This is no surprise, really. Islamic supremacist groups in the U.S. use threats and intimidation against all who challenge them, also — and so it is no surprise that an Islamic school in Minnesota that is receiving public funding would be trafficking in the same thing with investigators and those who are challenging it in court. These actions reflect the same mindset that is held by those who try to intimidate into silence those who stand for freedom and destroy them personally. And they will increasingly poison the public discourse.
“TiZA vs. the search for truth: The school — public, mind you — tries to intimidate all who would challenge it,” by Katherine Kersten for the Star Tribune, October 16 (thanks to Pamela Geller, who supplies a good deal of useful background information):
The battle over the role of Islam in a Minnesota public school is heating up again in a federal courtroom in St. Paul. The conflict began in January 2009, when the ACLU of Minnesota sued Tarek ibn Ziyad Academy — a K-8 charter school with campuses in Inver Grove Heights and Blaine — for violating constitutional prohibitions against government endorsement of religion.
TiZA since has fought tooth and nail — erecting procedural barriers to prevent the ACLU from investigating what goes on behind its doors. The school’s tactics have gone far beyond the usual rough-and-tumble of lawyers in our adversary system. Its chief tool has been attempted intimidation of all who would draw back the curtain on its secrets.
One of TiZA’s first targets was the ACLU itself. A few months after the suit began, the school filed a $100,000-plus defamation claim, citing ACLU executive director Chuck Samuelson’s simple statement that “[TiZA is] a theocratic school … as plain as the substantial nose on my face.” The court dismissed the claim.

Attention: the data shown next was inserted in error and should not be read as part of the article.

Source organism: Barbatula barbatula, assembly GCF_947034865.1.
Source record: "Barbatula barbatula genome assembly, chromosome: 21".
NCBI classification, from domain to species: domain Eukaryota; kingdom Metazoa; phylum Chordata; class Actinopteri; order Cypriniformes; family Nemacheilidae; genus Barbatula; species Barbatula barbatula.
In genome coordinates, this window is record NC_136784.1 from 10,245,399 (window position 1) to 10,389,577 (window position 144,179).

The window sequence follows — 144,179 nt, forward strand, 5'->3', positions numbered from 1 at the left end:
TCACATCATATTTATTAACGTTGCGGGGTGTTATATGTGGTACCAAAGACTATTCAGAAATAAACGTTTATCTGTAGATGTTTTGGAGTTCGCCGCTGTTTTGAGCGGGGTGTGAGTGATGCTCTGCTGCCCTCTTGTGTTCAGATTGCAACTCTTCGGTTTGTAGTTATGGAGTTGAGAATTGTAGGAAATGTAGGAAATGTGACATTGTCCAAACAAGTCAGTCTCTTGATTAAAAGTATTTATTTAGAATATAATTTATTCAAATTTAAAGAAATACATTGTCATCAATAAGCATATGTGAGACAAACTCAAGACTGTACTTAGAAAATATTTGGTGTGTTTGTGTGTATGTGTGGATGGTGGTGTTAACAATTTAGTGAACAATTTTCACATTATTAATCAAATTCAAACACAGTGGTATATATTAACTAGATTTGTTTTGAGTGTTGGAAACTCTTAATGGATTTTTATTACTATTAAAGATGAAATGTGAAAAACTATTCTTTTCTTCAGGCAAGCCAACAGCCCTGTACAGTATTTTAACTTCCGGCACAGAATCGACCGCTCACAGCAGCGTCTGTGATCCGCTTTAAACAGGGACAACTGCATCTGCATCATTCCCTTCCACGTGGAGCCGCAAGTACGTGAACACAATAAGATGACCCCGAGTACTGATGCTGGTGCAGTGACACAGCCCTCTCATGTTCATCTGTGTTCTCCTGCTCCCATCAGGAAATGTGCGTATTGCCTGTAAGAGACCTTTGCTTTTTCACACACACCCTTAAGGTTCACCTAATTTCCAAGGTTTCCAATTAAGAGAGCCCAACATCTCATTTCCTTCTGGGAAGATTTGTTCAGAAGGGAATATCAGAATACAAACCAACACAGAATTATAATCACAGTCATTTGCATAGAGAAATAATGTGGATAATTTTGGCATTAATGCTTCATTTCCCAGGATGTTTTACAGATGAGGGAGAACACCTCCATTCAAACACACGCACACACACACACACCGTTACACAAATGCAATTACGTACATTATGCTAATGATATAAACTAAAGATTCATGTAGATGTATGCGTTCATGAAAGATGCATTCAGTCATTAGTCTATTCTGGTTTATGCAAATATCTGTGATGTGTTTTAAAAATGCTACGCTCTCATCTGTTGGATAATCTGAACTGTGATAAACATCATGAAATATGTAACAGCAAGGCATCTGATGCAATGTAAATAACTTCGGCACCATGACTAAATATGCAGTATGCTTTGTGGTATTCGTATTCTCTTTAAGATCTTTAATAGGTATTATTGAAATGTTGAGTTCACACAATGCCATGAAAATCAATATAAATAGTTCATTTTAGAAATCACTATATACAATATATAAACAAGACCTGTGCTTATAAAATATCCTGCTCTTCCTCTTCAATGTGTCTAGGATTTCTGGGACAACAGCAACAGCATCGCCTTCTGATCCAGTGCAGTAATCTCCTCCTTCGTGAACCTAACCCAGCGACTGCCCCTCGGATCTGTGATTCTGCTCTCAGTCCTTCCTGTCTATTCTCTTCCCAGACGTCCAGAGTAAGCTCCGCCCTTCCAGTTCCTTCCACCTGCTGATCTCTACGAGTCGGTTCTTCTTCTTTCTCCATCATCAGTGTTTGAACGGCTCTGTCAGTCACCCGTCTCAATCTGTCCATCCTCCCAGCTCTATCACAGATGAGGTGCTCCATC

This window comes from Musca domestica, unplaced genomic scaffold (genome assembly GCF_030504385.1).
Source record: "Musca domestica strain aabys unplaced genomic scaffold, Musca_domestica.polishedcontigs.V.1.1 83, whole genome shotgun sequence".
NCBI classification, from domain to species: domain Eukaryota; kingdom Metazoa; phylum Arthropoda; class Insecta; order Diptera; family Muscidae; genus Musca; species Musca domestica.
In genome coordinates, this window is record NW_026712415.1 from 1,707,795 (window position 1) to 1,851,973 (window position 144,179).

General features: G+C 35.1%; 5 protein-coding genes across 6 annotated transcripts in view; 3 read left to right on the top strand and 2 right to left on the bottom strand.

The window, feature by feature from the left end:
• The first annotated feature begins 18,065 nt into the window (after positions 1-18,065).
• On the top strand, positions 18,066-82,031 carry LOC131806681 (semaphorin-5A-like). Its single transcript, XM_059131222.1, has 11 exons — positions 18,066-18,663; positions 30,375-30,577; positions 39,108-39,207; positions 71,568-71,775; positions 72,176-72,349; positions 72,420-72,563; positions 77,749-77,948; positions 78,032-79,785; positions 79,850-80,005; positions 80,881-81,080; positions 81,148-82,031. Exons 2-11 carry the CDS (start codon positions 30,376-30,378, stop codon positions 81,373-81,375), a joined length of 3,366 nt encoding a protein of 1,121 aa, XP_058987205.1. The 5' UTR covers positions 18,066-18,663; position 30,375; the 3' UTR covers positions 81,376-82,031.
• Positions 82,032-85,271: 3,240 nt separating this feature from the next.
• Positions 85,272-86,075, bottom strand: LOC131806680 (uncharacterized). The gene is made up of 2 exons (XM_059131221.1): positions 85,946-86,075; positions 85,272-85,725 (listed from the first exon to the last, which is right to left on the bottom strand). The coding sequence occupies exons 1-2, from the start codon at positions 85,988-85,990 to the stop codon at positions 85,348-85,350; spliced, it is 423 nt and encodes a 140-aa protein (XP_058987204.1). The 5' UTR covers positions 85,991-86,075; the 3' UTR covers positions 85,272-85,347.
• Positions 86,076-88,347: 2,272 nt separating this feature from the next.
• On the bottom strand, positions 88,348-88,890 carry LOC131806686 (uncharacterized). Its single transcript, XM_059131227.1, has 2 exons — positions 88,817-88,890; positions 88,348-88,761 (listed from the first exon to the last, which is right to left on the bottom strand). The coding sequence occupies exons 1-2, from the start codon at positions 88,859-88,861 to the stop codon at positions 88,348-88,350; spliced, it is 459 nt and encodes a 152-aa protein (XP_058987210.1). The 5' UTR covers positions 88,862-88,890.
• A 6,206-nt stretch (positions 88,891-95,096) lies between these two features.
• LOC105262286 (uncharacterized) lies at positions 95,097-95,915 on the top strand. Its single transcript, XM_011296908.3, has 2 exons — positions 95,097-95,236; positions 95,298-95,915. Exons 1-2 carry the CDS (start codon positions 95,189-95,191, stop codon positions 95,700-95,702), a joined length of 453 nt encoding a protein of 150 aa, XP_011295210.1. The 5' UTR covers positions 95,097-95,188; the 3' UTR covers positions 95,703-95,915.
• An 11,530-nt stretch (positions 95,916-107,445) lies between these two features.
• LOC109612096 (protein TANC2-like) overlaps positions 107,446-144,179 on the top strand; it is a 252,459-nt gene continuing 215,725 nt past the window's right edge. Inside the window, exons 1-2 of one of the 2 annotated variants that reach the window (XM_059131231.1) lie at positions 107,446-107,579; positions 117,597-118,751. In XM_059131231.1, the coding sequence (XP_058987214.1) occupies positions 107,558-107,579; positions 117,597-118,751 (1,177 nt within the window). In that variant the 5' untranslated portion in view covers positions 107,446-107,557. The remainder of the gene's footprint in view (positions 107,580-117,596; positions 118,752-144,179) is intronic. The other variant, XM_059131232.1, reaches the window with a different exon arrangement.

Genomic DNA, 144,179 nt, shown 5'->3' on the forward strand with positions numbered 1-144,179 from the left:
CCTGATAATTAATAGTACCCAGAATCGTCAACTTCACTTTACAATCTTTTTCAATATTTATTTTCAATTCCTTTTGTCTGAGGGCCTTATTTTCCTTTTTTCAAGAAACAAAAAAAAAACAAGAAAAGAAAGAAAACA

In January 2010, the ACLU was back in court to seek a protective order, on grounds that intimidation by TiZA was discouraging potential witnesses from appearing. The ACLU filed affidavits by a former TiZA parent and a former TiZA staff member, who described what they interpreted as threats of violence against them. In her affidavit, the female staff member said that Asad Zaman — TiZA’s executive director — had suggested after she displeased him: “We could just kill you, yeah tell your husband we’ll do his job for him.” (Zaman has no recollection of making such a statement, he said in an affidavit.) The court barred witness harassment or intimidation by either party.
In June 2010, the ACLU returned to court to quash what it described as yet another TiZA attempt to intimidate current and former employees from speaking about what they had seen at the public school. TiZA’s “Staff Handbooks include a secrecy clause, and related threat of legal action for violating it,” according to the ACLU’s court filings. TiZA “wields [these provisions] as a sledgehammer to keep former employees quiet about what they saw at the school.” As a result, “former TiZA employees have expressed fear about speaking to the ACLU.”…
There is much more. Be sure to read it all.